(Bloomberg) -- A California semiconductor company plans to hire hundreds of employees exclusively from local unions, a rare move in an industry historically averse to organized labor and one that could boost its bid for US funds. 

Akash Systems has entered formal labor agreements with the industrial division of the Communications Workers of America and the Alameda County Building Trades Council, covering some 250 production-line workers and dozens of construction workers who will build a $62 million semiconductor facility in West Oakland. 

The company says the union agreement will allow it to more rapidly hire and train skilled workers. But it also has the added political benefit of appealing to President Joe Biden, who has worked in recent months to burnish his union bonafides. 

Akash is one of hundreds of firms vying for money from last year’s Chips Act, which set aside federal grants and loans valued at $100 billion for chipmakers and their suppliers. The law aims to bring semiconductor manufacturing back to the US and reduce reliance on Asian supply chains — while contributing to a broader manufacturing revival that Biden has promised will be a boon to organized labor.

“Historically, semiconductor tech companies in general are not excited about unions,” said Akash Systems co-founder and CEO Felix Ejeckam. “We are aware that the Biden administration’s excited about this and so we’re certainly leaning into that.”

White House spokesperson Robyn Patterson said Biden and his administration “welcome partnerships between the semiconductor industry and labor unions.”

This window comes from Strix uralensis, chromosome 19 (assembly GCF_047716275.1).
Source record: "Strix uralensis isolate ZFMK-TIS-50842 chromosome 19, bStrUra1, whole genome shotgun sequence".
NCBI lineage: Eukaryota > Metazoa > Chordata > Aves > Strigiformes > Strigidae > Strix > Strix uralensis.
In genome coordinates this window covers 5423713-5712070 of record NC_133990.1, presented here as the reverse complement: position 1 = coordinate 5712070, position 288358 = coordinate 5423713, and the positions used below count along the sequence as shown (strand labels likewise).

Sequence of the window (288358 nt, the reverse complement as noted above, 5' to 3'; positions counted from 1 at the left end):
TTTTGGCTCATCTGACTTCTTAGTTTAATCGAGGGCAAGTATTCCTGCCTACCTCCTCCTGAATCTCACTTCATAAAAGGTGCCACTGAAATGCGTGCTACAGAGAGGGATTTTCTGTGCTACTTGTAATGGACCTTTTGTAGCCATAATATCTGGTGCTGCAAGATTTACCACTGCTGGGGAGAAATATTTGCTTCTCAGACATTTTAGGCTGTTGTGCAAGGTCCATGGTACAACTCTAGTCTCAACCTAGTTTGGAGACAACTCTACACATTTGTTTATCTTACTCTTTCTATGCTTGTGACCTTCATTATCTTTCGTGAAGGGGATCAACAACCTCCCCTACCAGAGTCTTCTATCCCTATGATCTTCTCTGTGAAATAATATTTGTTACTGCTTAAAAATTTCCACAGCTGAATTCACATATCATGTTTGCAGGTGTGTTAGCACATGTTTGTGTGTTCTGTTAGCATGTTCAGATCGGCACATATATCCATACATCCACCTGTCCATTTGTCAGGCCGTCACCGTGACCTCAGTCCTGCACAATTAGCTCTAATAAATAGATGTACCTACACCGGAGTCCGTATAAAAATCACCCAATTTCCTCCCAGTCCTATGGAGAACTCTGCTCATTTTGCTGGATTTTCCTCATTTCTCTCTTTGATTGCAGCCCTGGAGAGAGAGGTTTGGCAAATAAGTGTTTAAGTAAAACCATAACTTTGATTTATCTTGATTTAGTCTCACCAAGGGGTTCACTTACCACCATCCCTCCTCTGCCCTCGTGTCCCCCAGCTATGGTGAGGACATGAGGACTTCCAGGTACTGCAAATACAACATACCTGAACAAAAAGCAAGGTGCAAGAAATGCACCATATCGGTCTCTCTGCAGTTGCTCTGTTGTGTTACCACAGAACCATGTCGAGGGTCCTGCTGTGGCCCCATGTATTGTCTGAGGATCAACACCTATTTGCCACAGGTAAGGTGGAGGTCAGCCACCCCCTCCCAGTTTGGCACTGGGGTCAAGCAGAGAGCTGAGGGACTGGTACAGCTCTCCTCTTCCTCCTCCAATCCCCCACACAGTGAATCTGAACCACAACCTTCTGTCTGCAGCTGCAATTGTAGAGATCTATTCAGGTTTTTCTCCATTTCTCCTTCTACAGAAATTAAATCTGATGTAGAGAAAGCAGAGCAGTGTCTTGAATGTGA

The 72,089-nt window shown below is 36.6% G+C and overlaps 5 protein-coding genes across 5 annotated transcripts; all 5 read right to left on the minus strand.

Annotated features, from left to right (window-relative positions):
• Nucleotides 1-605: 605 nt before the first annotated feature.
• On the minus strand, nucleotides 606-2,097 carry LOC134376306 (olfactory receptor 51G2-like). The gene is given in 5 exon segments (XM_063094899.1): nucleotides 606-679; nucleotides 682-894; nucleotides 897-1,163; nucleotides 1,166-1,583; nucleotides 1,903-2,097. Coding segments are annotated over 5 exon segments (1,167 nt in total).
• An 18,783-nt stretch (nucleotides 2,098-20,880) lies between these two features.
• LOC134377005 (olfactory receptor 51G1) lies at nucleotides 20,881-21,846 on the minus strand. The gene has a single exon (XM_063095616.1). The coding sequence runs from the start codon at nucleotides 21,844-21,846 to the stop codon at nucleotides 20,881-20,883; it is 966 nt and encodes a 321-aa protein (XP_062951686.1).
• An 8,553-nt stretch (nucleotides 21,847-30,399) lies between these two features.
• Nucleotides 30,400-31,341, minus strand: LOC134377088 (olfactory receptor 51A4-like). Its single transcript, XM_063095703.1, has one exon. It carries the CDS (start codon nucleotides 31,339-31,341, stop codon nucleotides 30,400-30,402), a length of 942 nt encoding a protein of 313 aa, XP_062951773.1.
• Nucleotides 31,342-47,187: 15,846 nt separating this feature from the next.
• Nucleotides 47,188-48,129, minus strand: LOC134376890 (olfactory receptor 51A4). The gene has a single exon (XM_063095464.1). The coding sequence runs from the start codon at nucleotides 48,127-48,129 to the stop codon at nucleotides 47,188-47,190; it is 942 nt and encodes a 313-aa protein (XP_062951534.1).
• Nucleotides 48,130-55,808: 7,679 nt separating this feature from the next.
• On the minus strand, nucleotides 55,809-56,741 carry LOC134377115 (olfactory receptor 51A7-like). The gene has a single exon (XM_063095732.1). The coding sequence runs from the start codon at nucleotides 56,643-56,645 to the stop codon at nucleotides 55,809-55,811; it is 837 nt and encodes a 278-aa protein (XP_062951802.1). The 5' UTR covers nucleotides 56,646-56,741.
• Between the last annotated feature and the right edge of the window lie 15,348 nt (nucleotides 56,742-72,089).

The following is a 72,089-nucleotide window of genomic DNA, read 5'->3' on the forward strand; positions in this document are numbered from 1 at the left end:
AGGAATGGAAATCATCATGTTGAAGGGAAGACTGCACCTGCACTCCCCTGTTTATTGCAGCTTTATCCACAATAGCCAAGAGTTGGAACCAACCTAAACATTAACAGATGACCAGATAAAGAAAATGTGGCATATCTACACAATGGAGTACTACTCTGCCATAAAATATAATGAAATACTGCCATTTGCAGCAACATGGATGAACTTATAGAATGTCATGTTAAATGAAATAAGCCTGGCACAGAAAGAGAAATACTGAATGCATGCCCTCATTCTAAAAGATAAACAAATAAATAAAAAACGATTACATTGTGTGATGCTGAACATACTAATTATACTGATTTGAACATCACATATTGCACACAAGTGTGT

Acting Labor Secretary Julie Su hosted Ejeckam and several union leaders at an event Tuesday on empowering workers, according to a press release. The Commerce Department declined to comment on any potential applicant, but pointed to the administration’s so-called “good jobs principles,” which include workers’ right to organize. 

Those principles are part of the guidelines for applicants seeking Chips Act funds, along with a preference for labor agreements between chipmakers and construction unions. Projects that receive government support are also covered by updated federal wage rules, which increase pay for more than a million construction workers.

But labor deals are rare in the semiconductor sector. Only one US chip production facility — ON Semiconductor Corp.’s plant in Mountain Top, Pennsylvania — has a unionized workforce, according to the CWA. And the tension is already playing out in the US chips push, as Arizona unions clash with the world’s leading chipmaker, Taiwan Semiconductor Manufacturing Co., over safety and management issues at their $40 billion Phoenix site. 

The CWA hopes its agreement with Akash will set a precedent for similar deals with other semiconductor companies, said industrial division president Carl Kennebrew, although no conversations are currently underway. The union is part of a new coalition of labor and environmental groups that’s pushing the biggest chip manufacturers to enter formal agreements that cover organized labor, sustainability and broader community impact. 

Kennebrew said it is crucial the Chips Act produces “good union jobs, and that they pay living wages, provide comprehensive benefits and keep workers safe on the job.”


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